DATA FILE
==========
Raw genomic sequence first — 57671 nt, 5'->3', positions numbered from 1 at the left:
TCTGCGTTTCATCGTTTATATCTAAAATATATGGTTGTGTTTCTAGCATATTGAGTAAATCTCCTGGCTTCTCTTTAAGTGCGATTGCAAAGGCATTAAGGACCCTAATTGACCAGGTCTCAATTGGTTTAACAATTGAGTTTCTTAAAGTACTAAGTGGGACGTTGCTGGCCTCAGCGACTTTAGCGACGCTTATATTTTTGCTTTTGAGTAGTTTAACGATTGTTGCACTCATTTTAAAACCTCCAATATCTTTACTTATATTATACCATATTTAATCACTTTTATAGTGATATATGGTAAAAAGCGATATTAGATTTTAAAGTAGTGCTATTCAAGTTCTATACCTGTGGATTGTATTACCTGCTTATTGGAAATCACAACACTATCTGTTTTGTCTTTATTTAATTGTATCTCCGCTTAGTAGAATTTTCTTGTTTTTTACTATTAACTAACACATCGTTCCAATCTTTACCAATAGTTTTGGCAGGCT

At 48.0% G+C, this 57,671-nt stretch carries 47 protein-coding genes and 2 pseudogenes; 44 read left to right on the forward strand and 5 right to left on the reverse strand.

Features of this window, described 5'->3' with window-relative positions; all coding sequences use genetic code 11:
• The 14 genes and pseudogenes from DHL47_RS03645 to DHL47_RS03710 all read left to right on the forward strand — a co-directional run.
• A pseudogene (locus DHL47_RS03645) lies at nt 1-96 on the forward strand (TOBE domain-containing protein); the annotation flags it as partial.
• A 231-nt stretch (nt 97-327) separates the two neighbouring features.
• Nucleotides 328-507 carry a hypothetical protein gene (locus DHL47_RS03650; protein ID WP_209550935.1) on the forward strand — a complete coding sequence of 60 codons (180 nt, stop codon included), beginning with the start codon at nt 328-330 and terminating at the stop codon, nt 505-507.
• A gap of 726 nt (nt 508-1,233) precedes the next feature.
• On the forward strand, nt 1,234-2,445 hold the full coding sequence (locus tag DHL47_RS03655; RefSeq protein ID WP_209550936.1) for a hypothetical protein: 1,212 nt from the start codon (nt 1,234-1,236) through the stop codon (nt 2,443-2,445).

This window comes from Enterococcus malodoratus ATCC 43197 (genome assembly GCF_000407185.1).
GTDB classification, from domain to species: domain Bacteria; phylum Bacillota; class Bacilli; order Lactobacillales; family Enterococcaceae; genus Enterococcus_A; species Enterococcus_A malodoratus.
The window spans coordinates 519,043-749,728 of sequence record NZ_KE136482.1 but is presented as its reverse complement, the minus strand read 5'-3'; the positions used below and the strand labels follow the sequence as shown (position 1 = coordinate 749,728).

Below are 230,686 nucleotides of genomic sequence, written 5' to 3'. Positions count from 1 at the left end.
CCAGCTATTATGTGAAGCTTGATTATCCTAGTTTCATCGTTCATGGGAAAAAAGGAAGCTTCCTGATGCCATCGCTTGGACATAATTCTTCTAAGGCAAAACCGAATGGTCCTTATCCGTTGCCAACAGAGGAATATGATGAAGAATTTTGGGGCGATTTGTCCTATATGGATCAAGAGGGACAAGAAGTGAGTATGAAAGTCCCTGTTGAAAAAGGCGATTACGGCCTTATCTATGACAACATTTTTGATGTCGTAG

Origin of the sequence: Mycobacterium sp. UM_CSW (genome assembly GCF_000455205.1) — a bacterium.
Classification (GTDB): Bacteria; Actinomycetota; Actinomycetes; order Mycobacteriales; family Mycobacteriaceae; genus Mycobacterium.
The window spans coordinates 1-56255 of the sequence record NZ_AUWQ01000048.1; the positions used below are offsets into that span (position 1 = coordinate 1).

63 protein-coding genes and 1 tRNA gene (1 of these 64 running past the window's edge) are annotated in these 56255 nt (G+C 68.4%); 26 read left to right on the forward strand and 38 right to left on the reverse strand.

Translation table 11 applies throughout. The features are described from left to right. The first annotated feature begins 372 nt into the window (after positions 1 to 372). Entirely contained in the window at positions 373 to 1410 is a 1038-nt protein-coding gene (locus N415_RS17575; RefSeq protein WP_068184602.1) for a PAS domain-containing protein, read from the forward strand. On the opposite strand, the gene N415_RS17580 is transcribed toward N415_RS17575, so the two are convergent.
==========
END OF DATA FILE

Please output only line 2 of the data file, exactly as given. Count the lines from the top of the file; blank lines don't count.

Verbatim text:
TCTGCGTTTCATCGTTTATATCTAAAATATATGGTTGTGTTTCTAGCATATTGAGTAAATCTCCTGGCTTCTCTTTAAGTGCGATTGCAAAGGCATTAAGGACCCTAATTGACCAGGTCTCAATTGGTTTAACAATTGAGTTTCTTAAAGTACTAAGTGGGACGTTGCTGGCCTCAGCGACTTTAGCGACGCTTATATTTTTGCTTTTGAGTAGTTTAACGATTGTTGCACTCATTTTAAAACCTCCAATATCTTTACTTATATTATACCATATTTAATCACTTTTATAGTGATATATGGTAAAAAGCGATATTAGATTTTAAAGTAGTGCTATTCAAGTTCTATACCTGTGGATTGTATTACCTGCTTATTGGAAATCACAACACTATCTGTTTTGTCTTTATTTAATTGTATCTCCGCTTAGTAGAATTTTCTTGTTTTTTACTATTAACTAACACATCGTTCCAATCTTTACCAATAGTTTTGGCAGGCT